While majorities of U.N. member states have voted to condemn Russia’s invasion of Ukraine, many in the Global South have grown concerned about the prospects of an unending stalemate. A bloc of nations in Africa and Latin America maintain economic and diplomatic links to the Kremlin and are loath to enforce Western sanctions for fear of the economic impact.
“The default position among the majority of U.N. members is we need to negotiate an end to the war,” said Richard Gowan, a U.N. expert at the International Crisis Group. “If Zelensky sits down at the U.N. Security Council and says we will keep fighting forever, then that will create a clear dissonance with a lot of non-Western countries struggling with debt and poverty who feel that their problems are being overshadowed.”
Sullivan, the national security adviser, contested the notion that there is a significant delta between the U.S. position and the developing world, saying American diplomats have worked hard to close the gap. “We actually believe that we have over the course of the past several months built a strong engagement and dialogue with the Global South on what ultimately a just peace looks like,” he said. “It does not seem that Russia is particularly serious about that at the moment.”
Beyond Ukraine, Biden’s speech before the world body is expected to tout his administration’s record on global leadership.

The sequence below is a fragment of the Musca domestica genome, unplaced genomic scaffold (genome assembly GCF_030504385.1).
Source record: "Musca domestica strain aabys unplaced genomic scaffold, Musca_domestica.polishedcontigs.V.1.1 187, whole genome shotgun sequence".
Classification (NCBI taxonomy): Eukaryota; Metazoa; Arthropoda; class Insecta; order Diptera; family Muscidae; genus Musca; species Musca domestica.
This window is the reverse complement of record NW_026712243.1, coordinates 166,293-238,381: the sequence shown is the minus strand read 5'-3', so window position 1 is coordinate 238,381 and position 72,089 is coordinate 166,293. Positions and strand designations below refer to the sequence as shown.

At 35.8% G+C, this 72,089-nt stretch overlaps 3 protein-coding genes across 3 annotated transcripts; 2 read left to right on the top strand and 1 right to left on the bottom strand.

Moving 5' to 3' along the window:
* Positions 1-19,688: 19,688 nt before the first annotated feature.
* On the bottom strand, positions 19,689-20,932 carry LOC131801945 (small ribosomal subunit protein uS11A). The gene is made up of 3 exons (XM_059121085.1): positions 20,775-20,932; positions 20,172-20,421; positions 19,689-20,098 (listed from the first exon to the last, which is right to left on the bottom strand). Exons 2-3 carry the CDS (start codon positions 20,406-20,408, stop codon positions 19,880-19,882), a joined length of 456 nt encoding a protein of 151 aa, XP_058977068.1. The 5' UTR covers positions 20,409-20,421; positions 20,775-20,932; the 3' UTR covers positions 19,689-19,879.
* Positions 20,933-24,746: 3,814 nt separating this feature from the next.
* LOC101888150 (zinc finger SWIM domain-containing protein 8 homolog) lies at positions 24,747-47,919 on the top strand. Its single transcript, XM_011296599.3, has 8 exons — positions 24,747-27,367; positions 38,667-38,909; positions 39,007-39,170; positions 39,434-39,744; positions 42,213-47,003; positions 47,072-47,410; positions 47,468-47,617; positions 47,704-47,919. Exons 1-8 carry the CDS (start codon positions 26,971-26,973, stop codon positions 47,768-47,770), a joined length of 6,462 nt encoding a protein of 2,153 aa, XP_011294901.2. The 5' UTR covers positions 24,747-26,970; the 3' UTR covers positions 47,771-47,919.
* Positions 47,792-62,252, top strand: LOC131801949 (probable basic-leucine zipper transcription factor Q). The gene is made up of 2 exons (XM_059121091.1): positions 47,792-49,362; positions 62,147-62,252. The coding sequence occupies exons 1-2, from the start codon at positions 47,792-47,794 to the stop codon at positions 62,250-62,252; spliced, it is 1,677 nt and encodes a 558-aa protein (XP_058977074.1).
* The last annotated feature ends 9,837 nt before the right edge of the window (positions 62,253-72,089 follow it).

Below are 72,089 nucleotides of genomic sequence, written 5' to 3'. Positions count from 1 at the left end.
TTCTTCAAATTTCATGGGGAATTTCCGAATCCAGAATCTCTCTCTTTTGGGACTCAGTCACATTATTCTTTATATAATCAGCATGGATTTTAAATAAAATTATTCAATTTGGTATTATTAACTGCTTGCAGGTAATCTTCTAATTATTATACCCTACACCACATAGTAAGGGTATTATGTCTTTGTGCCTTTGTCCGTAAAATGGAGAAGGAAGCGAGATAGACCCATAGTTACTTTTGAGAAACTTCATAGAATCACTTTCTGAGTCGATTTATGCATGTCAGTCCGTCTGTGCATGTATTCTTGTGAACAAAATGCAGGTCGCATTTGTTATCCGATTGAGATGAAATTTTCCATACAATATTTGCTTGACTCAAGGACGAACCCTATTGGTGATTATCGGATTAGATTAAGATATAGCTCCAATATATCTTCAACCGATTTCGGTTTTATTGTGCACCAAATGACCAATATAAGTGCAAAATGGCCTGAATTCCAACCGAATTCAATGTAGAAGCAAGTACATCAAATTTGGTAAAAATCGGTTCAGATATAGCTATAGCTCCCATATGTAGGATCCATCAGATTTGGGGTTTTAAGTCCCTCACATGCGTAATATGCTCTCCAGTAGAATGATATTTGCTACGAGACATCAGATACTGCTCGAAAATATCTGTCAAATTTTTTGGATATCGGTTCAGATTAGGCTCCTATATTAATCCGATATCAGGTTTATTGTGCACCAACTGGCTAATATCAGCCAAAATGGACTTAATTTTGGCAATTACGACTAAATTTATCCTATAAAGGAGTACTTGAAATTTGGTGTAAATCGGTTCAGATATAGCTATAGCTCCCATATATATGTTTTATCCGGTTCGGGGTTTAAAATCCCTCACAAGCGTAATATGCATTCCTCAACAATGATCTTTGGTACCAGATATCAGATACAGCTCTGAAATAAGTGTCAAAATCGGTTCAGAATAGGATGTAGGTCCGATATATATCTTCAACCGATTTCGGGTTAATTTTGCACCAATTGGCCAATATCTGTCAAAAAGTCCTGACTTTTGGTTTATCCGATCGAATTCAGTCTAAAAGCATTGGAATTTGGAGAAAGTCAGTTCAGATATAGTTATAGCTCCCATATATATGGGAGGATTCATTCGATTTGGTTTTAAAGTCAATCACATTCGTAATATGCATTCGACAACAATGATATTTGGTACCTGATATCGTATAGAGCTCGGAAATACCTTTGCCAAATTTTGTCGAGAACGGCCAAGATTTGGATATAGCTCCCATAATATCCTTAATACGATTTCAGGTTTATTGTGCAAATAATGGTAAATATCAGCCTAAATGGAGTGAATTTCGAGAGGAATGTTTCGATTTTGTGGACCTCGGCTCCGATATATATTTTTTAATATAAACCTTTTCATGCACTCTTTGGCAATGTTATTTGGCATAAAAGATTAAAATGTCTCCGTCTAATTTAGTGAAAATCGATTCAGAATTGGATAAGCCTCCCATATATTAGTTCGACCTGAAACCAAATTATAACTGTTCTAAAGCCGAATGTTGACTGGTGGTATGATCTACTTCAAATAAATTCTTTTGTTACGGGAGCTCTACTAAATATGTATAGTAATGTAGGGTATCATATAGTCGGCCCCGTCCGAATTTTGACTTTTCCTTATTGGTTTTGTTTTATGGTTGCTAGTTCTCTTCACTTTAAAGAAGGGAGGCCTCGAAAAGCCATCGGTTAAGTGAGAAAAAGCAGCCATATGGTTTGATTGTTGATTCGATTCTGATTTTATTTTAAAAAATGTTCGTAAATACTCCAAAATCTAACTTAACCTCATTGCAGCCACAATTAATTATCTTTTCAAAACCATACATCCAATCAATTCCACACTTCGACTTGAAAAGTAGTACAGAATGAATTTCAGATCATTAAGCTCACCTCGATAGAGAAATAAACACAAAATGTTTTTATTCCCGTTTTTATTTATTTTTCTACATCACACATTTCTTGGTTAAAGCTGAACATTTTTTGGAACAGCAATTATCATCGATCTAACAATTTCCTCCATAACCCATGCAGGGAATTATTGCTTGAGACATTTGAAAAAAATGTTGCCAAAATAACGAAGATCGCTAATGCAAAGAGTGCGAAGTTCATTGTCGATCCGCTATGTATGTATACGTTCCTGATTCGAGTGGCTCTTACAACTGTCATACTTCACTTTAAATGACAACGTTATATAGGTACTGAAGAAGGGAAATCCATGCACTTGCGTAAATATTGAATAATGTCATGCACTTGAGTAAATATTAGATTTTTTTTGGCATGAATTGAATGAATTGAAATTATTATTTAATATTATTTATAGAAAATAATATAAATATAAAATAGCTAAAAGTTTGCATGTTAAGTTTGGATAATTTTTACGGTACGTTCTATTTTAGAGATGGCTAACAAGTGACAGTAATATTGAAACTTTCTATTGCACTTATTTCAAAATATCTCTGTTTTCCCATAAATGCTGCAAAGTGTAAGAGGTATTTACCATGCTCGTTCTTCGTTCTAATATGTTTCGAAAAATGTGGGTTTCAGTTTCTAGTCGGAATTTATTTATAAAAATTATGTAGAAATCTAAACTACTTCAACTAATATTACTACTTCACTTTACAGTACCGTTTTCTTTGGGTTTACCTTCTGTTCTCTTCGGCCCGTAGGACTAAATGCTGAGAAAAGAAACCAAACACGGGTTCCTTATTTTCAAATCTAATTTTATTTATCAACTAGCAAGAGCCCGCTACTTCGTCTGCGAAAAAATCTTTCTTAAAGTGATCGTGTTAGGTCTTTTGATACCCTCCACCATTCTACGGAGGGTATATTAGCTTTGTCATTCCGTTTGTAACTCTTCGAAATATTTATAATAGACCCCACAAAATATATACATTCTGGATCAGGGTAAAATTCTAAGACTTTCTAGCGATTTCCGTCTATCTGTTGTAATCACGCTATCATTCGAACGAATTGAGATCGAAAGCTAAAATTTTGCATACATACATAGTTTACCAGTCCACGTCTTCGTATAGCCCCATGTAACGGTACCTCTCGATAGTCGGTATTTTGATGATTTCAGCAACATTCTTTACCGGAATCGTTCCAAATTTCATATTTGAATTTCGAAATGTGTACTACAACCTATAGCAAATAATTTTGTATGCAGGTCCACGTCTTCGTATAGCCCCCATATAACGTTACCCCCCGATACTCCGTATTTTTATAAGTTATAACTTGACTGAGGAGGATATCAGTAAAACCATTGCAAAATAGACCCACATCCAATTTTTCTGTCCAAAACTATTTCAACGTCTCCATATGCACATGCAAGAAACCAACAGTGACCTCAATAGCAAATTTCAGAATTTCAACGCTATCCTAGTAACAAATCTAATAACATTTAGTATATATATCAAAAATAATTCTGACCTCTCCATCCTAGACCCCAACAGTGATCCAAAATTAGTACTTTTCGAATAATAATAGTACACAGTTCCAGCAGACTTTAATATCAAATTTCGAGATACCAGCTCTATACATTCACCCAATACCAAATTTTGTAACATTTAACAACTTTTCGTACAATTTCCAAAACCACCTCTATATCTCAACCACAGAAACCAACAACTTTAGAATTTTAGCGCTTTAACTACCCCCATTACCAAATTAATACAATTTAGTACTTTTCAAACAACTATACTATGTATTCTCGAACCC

The president will also meet with Israeli Prime Minister Benjamin Netanyahu on Wednesday as the two allies navigate a range of challenges arising from Israel’s most right-wing government in history. Biden and many Democrats in Congress are critical of Netanyahu’s plan to overhaul Israel’s judiciary, which they fear threatens the country’s democracy. Netanyahu has also repeatedly rebuffed Biden’s requests to stop the expansion of settlements in the West Bank and allow the United States to reopen a consulate in Jerusalem to service Palestinians.
In light of these divisions, Biden has kept his distance from the Israeli leader, and the meeting in New York will be their first tête-à-tête since Netanyahu won his election last fall.
This week, Biden will also become the first U.S. president to meet together with leaders of the five Central Asian countries, Tajikistan, Kyrgyzstan, Kazakhstan, Turkmenistan and Uzbekistan. The discussions with those five countries, sometimes referred to collectively as the “Stans,” are expected to concentrate on trade, climate change and regional security issues. Biden is also set to speak with U.N. Secretary General António Guterres.
Following the meetings in New York, Zelensky will follow Biden back to Washington as both leaders make the case to Congress to approve additional funding for Ukraine. Biden is seeking a package of more than $24 billion in funding that includes $13.1 billion in military aid, $8.5 billion for humanitarian support and $2.3 billion for the government’s financial needs.
The package faces opposition among some House Republicans, but GOP leaders say Zelensky’s visit is likely to be “very, very persuasive,” Rep. Michael R. Turner (R-Ohio), chairman of the House Intelligence Committee, told CBS News on Sunday. “Zelensky is a great spokesperson. He really makes the case better than anyone.”
On that the White House agrees — even if Zelensky’s pleas for support occasionally rankle the Oval Office.
“He has proven over the course of the past 18, 19 months, that there is no better advocate for his country, for his people and for the urgent and continuing need for countries like the United States and our allies and partners to step up to provide the necessary tools and resources that Ukraine needs,” Sullivan said.